Prince George's County is hoping to woo investment near the Branch Avenue Metro station with a plan focused on retail space, apartments and securing a federal tenant.
A resolution being considered by the County Council would create the Town Center at Camp Springs Development District, along with a tax increment fund meant to entice new businesses and, potentially, a federal agency.
"Branch Avenue is one of our priority transit-oriented development sites," Thomas Himler, the county's deputy chief administrative officer for budget, finance and administration, said at a County Council committee meeting. "Through the ups and downs of the economy, mostly down recently, the project needs a boost."
Himler said the current plan is preliminary, so it includes no financial information, which would likely come next year. The goal is to send a signal to developers that the area will be a priority for the county.
Not every official is happy with the plan, however. Councilwoman Karen Toles, D-Suitland, accused the county of playing favorites while leaving some stations to languish.
"I look at this as cherry-picking one particular area over another," she said. "We're going to be sitting here 15 years from now wondering when a Metro station like Suitland or Naylor Road is going to be developed."
Himler said the county is trying to move forward with Branch Avenue because it already has a developer there in Peter N.G. Schwartz Management Co. Once developers for stations like Suitland can be found, the county would look into tax increment financing districts there too, Himler said.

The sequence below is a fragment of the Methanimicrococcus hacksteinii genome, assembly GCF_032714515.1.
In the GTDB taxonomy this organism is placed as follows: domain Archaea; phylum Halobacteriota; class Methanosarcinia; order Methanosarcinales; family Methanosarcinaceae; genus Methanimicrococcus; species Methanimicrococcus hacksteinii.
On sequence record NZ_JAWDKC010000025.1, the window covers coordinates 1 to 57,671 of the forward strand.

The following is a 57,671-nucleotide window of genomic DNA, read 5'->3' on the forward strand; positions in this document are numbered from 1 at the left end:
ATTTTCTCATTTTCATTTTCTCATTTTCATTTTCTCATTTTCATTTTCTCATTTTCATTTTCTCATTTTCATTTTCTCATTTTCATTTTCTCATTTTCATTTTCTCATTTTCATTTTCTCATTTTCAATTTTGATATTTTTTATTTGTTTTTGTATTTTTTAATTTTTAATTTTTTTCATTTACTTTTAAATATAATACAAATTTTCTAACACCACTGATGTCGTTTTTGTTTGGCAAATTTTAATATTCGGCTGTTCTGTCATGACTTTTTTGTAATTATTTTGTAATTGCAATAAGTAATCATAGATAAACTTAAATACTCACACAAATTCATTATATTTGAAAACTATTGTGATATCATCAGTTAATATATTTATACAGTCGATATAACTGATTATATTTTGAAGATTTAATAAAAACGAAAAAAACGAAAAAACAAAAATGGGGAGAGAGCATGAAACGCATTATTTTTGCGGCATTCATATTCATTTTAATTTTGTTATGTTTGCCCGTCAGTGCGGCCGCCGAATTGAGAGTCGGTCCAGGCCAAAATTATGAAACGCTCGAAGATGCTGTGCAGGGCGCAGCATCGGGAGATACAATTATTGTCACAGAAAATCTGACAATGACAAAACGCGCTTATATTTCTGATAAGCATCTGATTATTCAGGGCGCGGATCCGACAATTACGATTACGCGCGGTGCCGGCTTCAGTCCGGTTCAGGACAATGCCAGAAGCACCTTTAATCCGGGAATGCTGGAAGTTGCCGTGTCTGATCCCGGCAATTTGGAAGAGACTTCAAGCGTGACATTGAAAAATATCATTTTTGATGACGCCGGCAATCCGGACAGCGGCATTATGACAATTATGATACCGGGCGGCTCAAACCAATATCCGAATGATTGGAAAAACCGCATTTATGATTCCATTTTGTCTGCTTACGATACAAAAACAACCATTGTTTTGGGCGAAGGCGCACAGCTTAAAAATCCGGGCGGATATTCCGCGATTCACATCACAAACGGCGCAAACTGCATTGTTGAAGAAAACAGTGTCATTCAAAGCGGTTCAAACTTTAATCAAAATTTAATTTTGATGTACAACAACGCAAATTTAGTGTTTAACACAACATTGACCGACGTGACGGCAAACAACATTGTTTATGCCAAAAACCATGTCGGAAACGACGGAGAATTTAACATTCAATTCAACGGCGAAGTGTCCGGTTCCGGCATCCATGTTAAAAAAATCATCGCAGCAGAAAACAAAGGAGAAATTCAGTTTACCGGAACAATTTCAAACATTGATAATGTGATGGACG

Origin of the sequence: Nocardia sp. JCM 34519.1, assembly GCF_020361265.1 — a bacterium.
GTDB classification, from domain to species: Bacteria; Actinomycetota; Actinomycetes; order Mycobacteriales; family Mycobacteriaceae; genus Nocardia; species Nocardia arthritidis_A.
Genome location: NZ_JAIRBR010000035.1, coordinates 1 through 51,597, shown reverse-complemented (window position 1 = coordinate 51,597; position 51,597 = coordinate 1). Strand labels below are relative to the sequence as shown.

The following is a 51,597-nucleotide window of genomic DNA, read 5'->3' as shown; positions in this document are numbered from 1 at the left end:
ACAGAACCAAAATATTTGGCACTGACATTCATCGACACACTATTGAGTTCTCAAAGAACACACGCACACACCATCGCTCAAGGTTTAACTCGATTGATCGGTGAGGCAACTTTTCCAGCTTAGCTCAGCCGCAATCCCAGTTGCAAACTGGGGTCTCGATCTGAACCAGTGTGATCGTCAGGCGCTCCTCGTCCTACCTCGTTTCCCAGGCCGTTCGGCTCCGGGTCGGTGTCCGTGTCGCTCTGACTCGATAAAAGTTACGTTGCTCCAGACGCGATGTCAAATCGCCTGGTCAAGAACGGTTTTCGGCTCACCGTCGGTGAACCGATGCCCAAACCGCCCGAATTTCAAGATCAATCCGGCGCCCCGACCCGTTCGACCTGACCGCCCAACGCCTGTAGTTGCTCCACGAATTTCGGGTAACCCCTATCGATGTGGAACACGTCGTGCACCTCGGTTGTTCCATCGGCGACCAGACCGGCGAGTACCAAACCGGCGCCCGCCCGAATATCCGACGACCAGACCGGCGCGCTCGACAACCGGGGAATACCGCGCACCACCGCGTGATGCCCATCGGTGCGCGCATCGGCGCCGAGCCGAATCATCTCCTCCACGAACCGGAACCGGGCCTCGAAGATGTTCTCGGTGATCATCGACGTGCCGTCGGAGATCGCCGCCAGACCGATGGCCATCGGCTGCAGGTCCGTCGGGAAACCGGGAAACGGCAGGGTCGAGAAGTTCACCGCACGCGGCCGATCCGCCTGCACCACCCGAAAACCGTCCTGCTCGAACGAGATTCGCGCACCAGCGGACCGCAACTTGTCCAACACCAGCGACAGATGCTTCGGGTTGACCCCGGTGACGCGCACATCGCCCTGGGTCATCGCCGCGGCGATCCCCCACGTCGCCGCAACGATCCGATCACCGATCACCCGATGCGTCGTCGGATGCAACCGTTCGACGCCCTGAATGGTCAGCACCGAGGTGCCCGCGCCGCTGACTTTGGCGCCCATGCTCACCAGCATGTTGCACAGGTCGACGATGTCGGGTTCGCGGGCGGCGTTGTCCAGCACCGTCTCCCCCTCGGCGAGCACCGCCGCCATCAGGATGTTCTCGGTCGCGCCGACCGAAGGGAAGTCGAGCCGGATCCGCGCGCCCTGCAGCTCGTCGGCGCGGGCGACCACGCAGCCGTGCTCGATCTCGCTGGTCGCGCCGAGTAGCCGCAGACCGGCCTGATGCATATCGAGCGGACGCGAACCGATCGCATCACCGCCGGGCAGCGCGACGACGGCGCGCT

According to the resolution, the county has plans for a parking garage, stores, and housing and office space for a potential federal agency. While the General Services Administration has no plans to relocate a federal government agency to Camp Springs, county officials remain hopeful.
"It is a prime location for many potential opportunities -- not just federal agencies," said Councilman Mel Franklin, D-Upper Marlboro. "It sends a signal to the private sector that this is a place where we really want to attract investment."
Federal tenants are a key part of the county's transit-oriented development plans, especially after the Treasury Department announced plans to move 450 jobs from Hyattsville to West Virginia. While Prince George's residents make up a quarter of the federal workforce, less than 5 percent of federal offices are within the county.
If it succeeds, the Branch Avenue Metro station development plan would tie into the county's larger plans to turn a stretch known as the "Branch Avenue Corridor" into a transportation hub. The Metro station would be linked to other neighborhood centers through bus rapid transit or a rail line.
For now, though, officials are focused on finding businesses and tenants for Camp Springs. "I don't have any money in my pocket, I don't own any of this specific land and I can't by myself spend a billion dollars to develop it," said Councilman Derrick Leon Davis, D-Mitchellville. "We need to create private-public partnerships."